I would, but only while knowing that it wouldn't really make an impact. I think the more effective route is to start a blog or forum post stating -- in a calm, clear and very detailed manner -- the reasons I am upset. Developers can't do much with a batch of players sitting on their servers who are all yelling random things into chat, but a developer can actually attempt to fix an issue when it is clearly stated. I know it doesn't sound very cool, but unfortunately most of life's problems have pretty boring solutions. I would say that I would just stop playing as well, but only if I had reached the point of becoming miserable.
I've attended protests before, just none that's worked. Sometimes I do it out of morbid curiosity; sometimes it's just to be surrounded by people who feel as upset about something as I do. I don't think protests are all about idealism or believing you can make a difference. I remember quite a lot of people at the City of Heroes
rallies knowing they had a lost cause and showing up anyway out of spite and solidarity, going down in a blaze of glory.
I am a big proponent of dollar voting, but in a system as large as an MMO, simply walking away doesn't communicate much to a studio since the studio has no idea why you quit and you become easy to dismiss as acceptable attrition. A well-publicized and heavily attended protest, on the other hand, can jolt a company accustomed to ignoring its customers and forums into action.
The problem is that we already know what works for protests: quitting the game and not spending money on it. That's it. Everything else is not actually a protest; it's an in-game gathering with unusual premises. I've been to one, and that's because it was a gathering that I knew and said was not actually going to work. The voice you have is to leave, and that's all.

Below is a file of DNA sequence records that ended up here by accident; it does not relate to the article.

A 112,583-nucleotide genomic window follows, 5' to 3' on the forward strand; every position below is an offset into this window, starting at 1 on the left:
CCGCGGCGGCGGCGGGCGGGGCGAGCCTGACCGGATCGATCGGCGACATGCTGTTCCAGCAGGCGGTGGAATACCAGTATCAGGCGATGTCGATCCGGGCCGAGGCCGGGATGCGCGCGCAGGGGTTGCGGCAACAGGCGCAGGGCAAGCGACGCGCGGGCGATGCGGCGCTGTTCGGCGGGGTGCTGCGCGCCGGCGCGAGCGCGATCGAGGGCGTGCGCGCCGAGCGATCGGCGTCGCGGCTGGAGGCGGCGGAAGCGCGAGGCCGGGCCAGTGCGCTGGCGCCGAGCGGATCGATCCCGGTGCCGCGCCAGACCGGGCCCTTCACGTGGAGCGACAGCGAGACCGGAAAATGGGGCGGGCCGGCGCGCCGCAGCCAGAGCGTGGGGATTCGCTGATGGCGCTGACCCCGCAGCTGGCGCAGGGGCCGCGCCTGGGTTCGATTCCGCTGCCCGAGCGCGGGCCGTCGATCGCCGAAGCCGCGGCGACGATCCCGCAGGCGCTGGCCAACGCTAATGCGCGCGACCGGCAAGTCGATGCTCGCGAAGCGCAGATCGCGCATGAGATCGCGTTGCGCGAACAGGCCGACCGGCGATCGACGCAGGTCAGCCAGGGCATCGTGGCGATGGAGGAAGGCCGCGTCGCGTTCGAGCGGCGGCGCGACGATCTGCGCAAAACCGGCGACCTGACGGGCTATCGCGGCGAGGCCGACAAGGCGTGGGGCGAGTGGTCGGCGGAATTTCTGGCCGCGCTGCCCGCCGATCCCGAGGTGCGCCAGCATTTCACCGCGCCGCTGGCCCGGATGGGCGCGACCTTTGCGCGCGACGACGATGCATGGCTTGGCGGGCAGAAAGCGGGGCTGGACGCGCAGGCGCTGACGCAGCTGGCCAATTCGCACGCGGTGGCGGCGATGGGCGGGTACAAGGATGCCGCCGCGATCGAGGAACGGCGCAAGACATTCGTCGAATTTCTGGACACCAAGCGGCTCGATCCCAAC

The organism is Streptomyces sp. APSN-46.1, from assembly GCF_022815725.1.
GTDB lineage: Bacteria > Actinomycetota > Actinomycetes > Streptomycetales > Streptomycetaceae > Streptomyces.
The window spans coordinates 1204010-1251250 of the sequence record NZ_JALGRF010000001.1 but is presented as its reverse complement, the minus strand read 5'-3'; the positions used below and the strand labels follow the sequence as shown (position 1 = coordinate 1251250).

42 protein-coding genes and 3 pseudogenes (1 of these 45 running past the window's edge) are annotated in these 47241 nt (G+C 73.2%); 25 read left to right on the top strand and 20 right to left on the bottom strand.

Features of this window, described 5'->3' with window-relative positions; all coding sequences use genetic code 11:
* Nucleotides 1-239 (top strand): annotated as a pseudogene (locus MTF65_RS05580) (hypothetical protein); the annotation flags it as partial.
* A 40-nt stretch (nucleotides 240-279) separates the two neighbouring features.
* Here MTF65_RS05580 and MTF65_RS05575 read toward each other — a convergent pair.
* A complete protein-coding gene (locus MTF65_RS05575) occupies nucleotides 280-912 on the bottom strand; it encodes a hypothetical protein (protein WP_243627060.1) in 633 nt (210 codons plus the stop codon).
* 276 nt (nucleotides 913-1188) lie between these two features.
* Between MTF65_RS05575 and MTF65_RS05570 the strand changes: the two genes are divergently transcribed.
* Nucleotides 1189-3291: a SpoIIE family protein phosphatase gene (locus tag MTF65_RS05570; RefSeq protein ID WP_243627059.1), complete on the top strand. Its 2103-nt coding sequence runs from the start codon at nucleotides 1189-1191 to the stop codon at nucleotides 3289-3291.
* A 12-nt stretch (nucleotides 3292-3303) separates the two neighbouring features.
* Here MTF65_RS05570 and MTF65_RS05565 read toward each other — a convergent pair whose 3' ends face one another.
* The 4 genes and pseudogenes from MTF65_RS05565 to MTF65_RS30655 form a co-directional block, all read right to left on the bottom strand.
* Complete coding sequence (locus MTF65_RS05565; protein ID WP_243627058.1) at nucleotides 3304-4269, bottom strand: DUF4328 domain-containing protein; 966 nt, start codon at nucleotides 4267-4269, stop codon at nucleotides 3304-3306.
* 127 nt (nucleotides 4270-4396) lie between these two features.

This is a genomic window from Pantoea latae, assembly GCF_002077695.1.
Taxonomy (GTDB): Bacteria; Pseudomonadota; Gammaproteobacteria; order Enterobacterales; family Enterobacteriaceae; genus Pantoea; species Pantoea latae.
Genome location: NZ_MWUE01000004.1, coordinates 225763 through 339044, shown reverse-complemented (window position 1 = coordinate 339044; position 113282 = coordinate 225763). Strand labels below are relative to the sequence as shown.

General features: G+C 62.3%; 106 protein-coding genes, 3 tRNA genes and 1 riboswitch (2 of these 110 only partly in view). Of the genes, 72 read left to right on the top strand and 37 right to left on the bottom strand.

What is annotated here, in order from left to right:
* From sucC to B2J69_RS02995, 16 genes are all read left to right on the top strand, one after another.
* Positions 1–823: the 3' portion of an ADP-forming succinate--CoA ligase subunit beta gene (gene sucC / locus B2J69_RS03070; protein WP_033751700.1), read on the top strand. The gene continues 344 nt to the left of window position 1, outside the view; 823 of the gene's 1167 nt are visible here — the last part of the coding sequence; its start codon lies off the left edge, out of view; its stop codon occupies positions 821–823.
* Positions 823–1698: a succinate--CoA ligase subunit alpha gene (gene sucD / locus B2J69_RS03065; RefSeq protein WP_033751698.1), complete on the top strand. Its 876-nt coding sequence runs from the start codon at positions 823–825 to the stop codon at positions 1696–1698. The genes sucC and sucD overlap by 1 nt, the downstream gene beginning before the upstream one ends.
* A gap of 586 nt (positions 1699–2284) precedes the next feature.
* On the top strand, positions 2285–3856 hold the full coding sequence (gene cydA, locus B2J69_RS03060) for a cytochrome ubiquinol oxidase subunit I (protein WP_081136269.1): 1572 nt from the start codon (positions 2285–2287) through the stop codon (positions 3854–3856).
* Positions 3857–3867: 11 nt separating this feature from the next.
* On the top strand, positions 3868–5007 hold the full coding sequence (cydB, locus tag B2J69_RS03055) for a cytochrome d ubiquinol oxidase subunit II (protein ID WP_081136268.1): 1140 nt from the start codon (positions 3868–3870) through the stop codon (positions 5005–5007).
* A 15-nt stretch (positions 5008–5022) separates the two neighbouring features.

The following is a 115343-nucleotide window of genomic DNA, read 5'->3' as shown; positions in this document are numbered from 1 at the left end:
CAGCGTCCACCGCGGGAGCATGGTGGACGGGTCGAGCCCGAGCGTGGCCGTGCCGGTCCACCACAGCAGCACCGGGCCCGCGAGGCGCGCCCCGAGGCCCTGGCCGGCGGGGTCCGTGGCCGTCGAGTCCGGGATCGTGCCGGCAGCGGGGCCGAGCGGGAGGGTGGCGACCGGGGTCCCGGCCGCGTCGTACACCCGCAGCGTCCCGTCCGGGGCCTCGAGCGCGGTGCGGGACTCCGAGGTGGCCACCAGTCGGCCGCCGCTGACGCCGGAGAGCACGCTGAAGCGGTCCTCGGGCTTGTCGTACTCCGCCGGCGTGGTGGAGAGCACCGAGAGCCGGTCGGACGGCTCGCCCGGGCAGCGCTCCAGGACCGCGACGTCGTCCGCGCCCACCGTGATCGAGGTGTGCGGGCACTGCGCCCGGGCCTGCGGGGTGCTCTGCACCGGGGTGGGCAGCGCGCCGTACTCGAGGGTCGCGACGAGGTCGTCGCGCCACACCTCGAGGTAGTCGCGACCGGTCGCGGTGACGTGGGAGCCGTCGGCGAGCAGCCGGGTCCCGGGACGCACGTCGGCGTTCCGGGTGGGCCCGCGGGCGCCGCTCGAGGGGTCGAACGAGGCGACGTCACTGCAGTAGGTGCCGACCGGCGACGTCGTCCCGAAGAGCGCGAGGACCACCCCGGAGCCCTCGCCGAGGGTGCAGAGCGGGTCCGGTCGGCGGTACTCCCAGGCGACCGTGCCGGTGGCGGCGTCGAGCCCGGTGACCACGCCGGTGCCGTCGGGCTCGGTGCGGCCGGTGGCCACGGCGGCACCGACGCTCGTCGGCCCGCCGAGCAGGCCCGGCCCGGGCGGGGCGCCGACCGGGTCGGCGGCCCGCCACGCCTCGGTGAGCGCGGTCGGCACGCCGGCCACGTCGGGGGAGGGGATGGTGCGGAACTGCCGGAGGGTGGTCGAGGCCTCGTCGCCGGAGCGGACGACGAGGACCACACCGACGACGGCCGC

I would indeed attend an in-game protest. I would also attend parades, community events, and birthday parties. I just like in-game gatherings. Joking aside, I would happily log in to show support for the other players who are protesting, but I wouldn't expect actual change. I don't think in-game protests are a bad idea overall; it just seems to me that if other means of communication with developers have failed, then it's unlikely be the turning point players are hoping for. In my opinion it's essentially saying, "We don't like what you're doing with your game, and to show you that we don't like it, we are going to play your game." This seems a bit counterintuitive.
What I do enjoy is passionate players getting together with other passionate players and feeling that unique sense of solidarity you get when other people think a situation sucks as much as you do. Ultimately I don't think the most important result is actually shutting down upcoming changes but instead what players take away from the event once they've logged out. Hopefully it brings some sense closure and the feeling of having done everything they can for something they believe in.
Nah, my time's too valuable. And besides, no current MMO is worth getting that upset about because there are 20 other ones almost exactly like it.